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Over the weekend, the ride sharing app came under fire when customers accused Uber of profiting off the ban and accused its CEO of collaborating with Trump, Al Jazeera says.

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According to the news outlet, New York taxi drivers held a strike and refused to provide services to and from JFK airport on Saturday between 6 p.m. and 7 p.m. in retaliation to the ban. However, customers claim Uber continued to provide ride services to the airport, angering users.

The hashtag #DeleteUber – which showed pictures of people deleting their Uber apps – was trending worldwide the following day.

This prompted the company to issue two separate statements.

The first, released Saturday, outlines Uber’s plans to help any of its employees affected by the ban.

This includes identifying drivers who have been affected by the ban, compensating them pro bono during the next three months “to help mitigate some of the financial stress and complications with support for their families and putting food on the table,” says CEO and co-founder Travis Kalanick in a statement on the company’s website.

Kalanic goes on to say that he believes in “principles confrontation and just change” and has never shied away from doing what’s right.

Kalanic also states that he will be raising the issues Friday when he attends Trump’s first business advisory group meeting in Washington, which includes other business leaders like Elon Musk of Tesla, Indra Nooyi of Pepsi and Bob Iger of Disney, among others.

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A follow-up statement released by Kalanic Sunday details additional plans of action the company will be taking, including creating a $3-million legal defense fund to help their affected drivers with immigration and translation services.

Rival ride hailing app Lyft was among those who issued a statement  over the weekend on its website, announcing it will donate $1 million over the next four years to the ACLU.

“We created Lyft to be a model for the type of community we want our world to be: diverse, inclusive and safe,” co-founders John Zimmer and Logan Green say in a statement. “Banning people of a particular faith or creed, race or identity, sexuality or ethnicity, from entering the U.S. is antithetical to both Lyft’s and our nation’s core values. We stand firmly against these action and will not be silent on issues that threaten the values of our community.”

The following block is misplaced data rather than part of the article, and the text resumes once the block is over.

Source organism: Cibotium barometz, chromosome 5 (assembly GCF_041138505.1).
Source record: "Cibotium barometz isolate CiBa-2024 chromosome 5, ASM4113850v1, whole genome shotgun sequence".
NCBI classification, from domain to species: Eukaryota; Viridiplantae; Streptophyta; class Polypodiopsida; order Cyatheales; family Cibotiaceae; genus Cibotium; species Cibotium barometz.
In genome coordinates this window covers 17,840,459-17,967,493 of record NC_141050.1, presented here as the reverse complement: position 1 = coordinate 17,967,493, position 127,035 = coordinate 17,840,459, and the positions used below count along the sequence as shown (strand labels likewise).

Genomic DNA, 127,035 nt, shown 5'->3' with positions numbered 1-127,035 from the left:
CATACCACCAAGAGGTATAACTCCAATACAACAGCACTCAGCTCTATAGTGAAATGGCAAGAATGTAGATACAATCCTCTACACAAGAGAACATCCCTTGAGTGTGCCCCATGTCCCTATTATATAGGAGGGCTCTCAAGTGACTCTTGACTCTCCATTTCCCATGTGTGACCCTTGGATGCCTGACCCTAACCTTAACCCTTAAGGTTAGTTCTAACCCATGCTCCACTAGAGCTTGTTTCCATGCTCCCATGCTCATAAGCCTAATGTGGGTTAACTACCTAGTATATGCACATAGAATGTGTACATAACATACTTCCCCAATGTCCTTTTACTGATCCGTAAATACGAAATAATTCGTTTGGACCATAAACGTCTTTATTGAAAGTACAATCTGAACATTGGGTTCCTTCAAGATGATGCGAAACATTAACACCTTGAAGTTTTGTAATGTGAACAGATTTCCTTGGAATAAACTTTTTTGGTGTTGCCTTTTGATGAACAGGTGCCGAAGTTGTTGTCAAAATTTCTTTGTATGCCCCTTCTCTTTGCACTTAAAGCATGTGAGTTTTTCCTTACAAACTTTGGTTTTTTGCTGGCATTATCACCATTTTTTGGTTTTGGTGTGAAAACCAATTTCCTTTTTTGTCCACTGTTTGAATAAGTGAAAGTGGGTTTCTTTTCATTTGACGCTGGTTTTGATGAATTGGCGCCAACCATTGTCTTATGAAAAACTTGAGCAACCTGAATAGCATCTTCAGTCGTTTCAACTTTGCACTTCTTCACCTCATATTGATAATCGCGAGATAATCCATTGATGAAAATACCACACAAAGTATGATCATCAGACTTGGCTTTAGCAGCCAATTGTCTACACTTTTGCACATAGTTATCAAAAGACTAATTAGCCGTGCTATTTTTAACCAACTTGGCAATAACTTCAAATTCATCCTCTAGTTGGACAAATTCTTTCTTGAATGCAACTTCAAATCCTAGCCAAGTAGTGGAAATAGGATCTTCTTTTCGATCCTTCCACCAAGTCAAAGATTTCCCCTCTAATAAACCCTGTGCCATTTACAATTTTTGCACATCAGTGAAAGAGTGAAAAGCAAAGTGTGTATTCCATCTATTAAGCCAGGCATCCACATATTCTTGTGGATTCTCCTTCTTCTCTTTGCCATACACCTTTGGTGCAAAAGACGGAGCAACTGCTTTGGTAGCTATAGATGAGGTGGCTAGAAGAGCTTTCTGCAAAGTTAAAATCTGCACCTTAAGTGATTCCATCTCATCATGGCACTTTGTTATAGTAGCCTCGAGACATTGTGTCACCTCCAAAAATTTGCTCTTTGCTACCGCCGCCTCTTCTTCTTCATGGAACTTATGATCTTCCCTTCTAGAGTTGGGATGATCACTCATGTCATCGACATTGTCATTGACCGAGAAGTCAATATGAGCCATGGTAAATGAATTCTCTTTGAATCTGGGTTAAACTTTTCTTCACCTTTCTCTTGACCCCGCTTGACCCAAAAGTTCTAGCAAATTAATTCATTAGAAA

Facebook creator Mark Zuckerberg penned a response to the ban on his Facebook page on the day the ban was announced.

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For Zuckerberg, this issue was a personal one as his wife’s parents were refugees from China and Vietnam.

“The United States is a nation of immigrants and we should be proud of that,” Zuckerberg says. “We need to keep this country safe, but we should do that by focusing on people who actually pose a threat.”

While Zuckerberg condemns the order, he did give Trump credit on his decision to “work something out” for Dreamers, a group of immigrants who came to the U.S. by their parents at young ages.

“I hope we find the courage and compassion to bring people together and make this world a better place for everyone,” Zuckerberg says.


Twitter’s own official account did not shy away from posting on the social media platform Saturday about Trump’s decision.

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“Twitter is built by immigrants of all religions,” the tweet reads. “We stand for and with them, always.”

The tweet has received over 332,800 retweets and over 575,900 likes as of Monday afternoon.

Twitter’s CEO Jack Dorsey also tweeted from his personal account, calling the order upsetting.

Netflix and Amazon

Like Zuckerberg, Netflix CEO Reed Hastings also turned to Facebook to post his thoughts.

“Trump’s actions are hurting Netflix employees around the world, and are so un-America it pains us all,” he writes. “Worse, these actions will make America less safe (through hatred and loss of allies) rather than more safe.”

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However, Amazon was recently called out by The Verge as having the weakest response to Trump and his travel ban.

In a statement to the publication, Amazon does say it will help any employees who are dealing with the fallout of the government’s decision.

“From the very beginning, Amazon has been committed to equal rights, tolerance and diversity – and we always will be,” VP of Amazon’s human resources Beth Galetti wrote to The Verge. “We are committed to supporting all of our employees and anyone in their immediate family who may be impacted by this order, including assistance with legal counsel and support, and will continue to monitor any developments.”